Yesterday I came across an old Unkle remix of Bitter Sweet Symphony which obviously reminded me of the original version performed by the Verve. I’m not ashamed to say that Bitter Sweet Symphony is probably one of my favorite songs. I was around 18 or 19 years old when the song came out, and at the time my friends and I were in London. I remember hearing it everywhere. And when I say everywhere, I mean everywhere. I remember walking down a small random street and hearing the song blasting out of a small coffee shop. The entire street was filled with the amazingly beautiful violin hooks. I was young, in London, rebellious, and this song just amplified that feeling. Listening to it the other day made me smile and I instantly became very nostalgic to, what I feel, was a completely different life and time.
After a few very loud listening sessions (and driving my wife and daughter crazy), I remembered that Bitter Sweet Symphony’s melody wasn’t actually written by the Verve. Its key hook was based on Andrew Oldham Orchestra’s version of a Rolling Stones song named “The Last Time” which was based on a song by the Staple Singers called “This May Be The Last Time” which was based on an old gospel song. Musical inception.
Unfortunately, even though the Verve had licensed the Andrew Oldham Orchestra hook, they eventually got into some legal trouble because the vocal melody was very similar to the Rolling Stone’s version. Since they only licensed the violin hook, not the vocal melody, they got sued by Rolling Stone’s lawyer. At the end, the song isn't attributed to Richard Ashcroft but to Jagger/Richards.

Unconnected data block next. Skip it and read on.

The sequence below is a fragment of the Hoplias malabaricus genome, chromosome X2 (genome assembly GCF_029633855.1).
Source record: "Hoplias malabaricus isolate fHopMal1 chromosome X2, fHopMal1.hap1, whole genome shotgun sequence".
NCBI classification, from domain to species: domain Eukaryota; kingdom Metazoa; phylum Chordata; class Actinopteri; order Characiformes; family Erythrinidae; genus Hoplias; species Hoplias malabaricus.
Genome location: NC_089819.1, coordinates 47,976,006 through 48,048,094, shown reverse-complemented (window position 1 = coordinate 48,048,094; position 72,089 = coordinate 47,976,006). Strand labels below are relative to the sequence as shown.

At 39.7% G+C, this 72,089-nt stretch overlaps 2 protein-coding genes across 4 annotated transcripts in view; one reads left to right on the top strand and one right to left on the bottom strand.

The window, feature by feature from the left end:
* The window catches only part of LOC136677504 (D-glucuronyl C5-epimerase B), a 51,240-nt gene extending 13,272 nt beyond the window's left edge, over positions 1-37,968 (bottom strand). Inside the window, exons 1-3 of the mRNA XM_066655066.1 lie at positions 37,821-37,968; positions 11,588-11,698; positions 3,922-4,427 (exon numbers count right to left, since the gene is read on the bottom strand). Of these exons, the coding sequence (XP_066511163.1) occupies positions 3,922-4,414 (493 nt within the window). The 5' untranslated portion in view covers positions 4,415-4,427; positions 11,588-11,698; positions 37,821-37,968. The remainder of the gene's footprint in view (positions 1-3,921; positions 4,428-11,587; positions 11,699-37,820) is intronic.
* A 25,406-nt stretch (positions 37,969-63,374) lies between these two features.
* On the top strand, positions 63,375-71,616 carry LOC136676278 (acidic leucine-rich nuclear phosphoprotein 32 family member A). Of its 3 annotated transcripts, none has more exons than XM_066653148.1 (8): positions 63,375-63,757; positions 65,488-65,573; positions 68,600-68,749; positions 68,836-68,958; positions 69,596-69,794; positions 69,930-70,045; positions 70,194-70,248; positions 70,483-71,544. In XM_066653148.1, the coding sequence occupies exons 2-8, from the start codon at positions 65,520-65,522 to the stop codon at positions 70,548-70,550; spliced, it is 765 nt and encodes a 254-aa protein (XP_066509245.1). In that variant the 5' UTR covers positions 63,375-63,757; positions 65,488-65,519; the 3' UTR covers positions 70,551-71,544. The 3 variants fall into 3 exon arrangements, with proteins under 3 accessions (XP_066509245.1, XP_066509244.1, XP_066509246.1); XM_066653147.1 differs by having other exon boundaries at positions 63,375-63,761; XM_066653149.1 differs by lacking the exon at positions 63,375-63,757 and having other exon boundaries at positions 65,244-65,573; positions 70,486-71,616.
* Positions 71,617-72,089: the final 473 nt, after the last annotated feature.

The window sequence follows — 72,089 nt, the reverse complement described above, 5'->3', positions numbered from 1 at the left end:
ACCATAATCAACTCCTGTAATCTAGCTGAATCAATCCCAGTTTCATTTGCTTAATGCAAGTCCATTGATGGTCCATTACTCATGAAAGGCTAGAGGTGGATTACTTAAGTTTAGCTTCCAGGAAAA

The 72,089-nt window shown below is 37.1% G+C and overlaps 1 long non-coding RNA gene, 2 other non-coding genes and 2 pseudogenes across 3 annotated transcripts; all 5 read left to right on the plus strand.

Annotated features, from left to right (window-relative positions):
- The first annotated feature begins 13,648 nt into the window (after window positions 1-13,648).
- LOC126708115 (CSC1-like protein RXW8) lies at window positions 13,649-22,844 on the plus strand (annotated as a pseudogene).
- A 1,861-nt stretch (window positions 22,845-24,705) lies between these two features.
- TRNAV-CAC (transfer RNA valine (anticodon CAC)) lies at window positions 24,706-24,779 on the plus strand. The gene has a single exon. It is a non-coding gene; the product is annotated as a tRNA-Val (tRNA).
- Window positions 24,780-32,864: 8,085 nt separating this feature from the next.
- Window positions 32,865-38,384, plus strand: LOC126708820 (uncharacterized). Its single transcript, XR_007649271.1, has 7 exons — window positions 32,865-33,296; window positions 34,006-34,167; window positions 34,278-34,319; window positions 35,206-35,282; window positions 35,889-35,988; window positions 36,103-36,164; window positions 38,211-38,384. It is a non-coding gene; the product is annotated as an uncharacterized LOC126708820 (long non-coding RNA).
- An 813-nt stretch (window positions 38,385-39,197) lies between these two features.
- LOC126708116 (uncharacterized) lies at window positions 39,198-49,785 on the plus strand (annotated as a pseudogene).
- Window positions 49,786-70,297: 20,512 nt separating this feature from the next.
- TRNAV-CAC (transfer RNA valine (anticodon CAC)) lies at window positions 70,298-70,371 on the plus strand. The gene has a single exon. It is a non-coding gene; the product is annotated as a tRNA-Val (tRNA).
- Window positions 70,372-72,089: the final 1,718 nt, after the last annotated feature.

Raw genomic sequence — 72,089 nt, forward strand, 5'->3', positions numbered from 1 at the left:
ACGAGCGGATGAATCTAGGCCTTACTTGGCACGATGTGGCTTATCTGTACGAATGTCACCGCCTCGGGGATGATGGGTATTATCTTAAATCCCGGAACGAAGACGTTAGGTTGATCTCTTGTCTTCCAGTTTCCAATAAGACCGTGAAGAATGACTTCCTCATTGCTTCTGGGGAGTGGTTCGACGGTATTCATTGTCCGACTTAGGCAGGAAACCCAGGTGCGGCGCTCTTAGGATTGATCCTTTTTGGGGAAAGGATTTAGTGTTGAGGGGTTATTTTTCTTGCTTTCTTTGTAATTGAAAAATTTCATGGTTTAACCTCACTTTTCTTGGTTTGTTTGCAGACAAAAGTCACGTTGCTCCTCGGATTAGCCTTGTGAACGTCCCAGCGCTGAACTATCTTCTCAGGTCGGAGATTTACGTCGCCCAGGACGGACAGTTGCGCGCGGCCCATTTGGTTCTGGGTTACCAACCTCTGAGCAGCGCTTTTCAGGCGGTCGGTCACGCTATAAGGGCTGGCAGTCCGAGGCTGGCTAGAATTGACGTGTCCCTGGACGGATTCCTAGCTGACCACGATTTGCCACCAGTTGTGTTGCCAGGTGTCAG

Anyways, I’m no lawyer, but in my opinion, Bitter Sweet Symphony is better than all the previous versions combined. See, I don’t care if the Verve were inspired or if they totally ripped off the original. I love that damn song. Everything about it symbolizes a time in my life that I cherish, and that will never change no matter how many people ripped each other off. The Verve tweaked something already amazing and made it their own. They made a classic.
So where does this leave us. I love a song that was “ripped off” from a different song that was ripped off from a different song? Is that morally okay? Do I need to love the original one instead? Does it matter if they licensed one part of the melody but not the other? Or… perhaps none of that matters? Perhaps taking an existing creation and tweaking it, even if ever so slightly, is okay? Perhaps that is the nature of art? Or the nature of creation? Or I’m over thinking it? It’s just a song... Or is it?
Written in New York. © 2013